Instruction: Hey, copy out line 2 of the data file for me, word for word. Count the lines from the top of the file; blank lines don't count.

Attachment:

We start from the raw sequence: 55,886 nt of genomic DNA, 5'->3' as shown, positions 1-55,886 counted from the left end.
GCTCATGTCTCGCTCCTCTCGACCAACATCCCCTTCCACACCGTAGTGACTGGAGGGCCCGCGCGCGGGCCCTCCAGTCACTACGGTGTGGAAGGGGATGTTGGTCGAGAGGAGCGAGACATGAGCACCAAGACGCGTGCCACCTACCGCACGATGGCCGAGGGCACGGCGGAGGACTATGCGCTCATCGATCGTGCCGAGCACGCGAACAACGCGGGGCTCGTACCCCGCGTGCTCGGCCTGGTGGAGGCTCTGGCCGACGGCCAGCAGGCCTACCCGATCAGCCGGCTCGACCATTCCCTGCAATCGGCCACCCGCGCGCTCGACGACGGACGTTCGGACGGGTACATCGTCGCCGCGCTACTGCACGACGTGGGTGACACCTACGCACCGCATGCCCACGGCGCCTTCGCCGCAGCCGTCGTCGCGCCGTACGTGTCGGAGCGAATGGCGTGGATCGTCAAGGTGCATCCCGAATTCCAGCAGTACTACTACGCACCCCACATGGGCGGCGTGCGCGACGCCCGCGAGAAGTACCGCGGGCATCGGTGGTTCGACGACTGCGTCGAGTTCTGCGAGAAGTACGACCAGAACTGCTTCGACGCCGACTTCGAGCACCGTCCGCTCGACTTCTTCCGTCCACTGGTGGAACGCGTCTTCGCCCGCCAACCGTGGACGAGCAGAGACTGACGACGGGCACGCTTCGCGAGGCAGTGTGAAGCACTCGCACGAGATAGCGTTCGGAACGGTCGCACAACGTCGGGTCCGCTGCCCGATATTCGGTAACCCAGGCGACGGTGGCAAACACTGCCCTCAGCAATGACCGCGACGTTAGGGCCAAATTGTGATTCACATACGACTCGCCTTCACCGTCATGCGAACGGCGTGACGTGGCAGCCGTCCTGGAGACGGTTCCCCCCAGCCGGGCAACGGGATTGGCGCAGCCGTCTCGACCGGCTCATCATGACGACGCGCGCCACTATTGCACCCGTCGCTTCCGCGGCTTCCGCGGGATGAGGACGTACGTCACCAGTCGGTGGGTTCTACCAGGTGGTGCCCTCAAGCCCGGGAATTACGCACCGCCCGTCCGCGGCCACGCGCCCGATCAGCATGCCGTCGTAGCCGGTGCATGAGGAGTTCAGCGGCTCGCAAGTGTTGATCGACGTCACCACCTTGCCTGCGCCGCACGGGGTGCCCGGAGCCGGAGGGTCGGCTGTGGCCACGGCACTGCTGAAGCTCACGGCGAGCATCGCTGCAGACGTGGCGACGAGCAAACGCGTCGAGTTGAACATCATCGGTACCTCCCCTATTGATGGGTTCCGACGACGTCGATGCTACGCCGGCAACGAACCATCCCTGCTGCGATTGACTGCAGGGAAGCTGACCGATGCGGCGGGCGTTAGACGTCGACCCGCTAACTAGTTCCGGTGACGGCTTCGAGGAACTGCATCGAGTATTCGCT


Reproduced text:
GCTCATGTCTCGCTCCTCTCGACCAACATCCCCTTCCACACCGTAGTGACTGGAGGGCCCGCGCGCGGGCCCTCCAGTCACTACGGTGTGGAAGGGGATGTTGGTCGAGAGGAGCGAGACATGAGCACCAAGACGCGTGCCACCTACCGCACGATGGCCGAGGGCACGGCGGAGGACTATGCGCTCATCGATCGTGCCGAGCACGCGAACAACGCGGGGCTCGTACCCCGCGTGCTCGGCCTGGTGGAGGCTCTGGCCGACGGCCAGCAGGCCTACCCGATCAGCCGGCTCGACCATTCCCTGCAATCGGCCACCCGCGCGCTCGACGACGGACGTTCGGACGGGTACATCGTCGCCGCGCTACTGCACGACGTGGGTGACACCTACGCACCGCATGCCCACGGCGCCTTCGCCGCAGCCGTCGTCGCGCCGTACGTGTCGGAGCGAATGGCGTGGATCGTCAAGGTGCATCCCGAATTCCAGCAGTACTACTACGCACCCCACATGGGCGGCGTGCGCGACGCCCGCGAGAAGTACCGCGGGCATCGGTGGTTCGACGACTGCGTCGAGTTCTGCGAGAAGTACGACCAGAACTGCTTCGACGCCGACTTCGAGCACCGTCCGCTCGACTTCTTCCGTCCACTGGTGGAACGCGTCTTCGCCCGCCAACCGTGGACGAGCAGAGACTGACGACGGGCACGCTTCGCGAGGCAGTGTGAAGCACTCGCACGAGATAGCGTTCGGAACGGTCGCACAACGTCGGGTCCGCTGCCCGATATTCGGTAACCCAGGCGACGGTGGCAAACACTGCCCTCAGCAATGACCGCGACGTTAGGGCCAAATTGTGATTCACATACGACTCGCCTTCACCGTCATGCGAACGGCGTGACGTGGCAGCCGTCCTGGAGACGGTTCCCCCCAGCCGGGCAACGGGATTGGCGCAGCCGTCTCGACCGGCTCATCATGACGACGCGCGCCACTATTGCACCCGTCGCTTCCGCGGCTTCCGCGGGATGAGGACGTACGTCACCAGTCGGTGGGTTCTACCAGGTGGTGCCCTCAAGCCCGGGAATTACGCACCGCCCGTCCGCGGCCACGCGCCCGATCAGCATGCCGTCGTAGCCGGTGCATGAGGAGTTCAGCGGCTCGCAAGTGTTGATCGACGTCACCACCTTGCCTGCGCCGCACGGGGTGCCCGGAGCCGGAGGGTCGGCTGTGGCCACGGCACTGCTGAAGCTCACGGCGAGCATCGCTGCAGACGTGGCGACGAGCAAACGCGTCGAGTTGAACATCATCGGTACCTCCCCTATTGATGGGTTCCGACGACGTCGATGCTACGCCGGCAACGAACCATCCCTGCTGCGATTGACTGCAGGGAAGCTGACCGATGCGGCGGGCGTTAGACGTCGACCCGCTAACTAGTTCCGGTGACGGCTTCGAGGAACTGCATCGAGTATTCGCT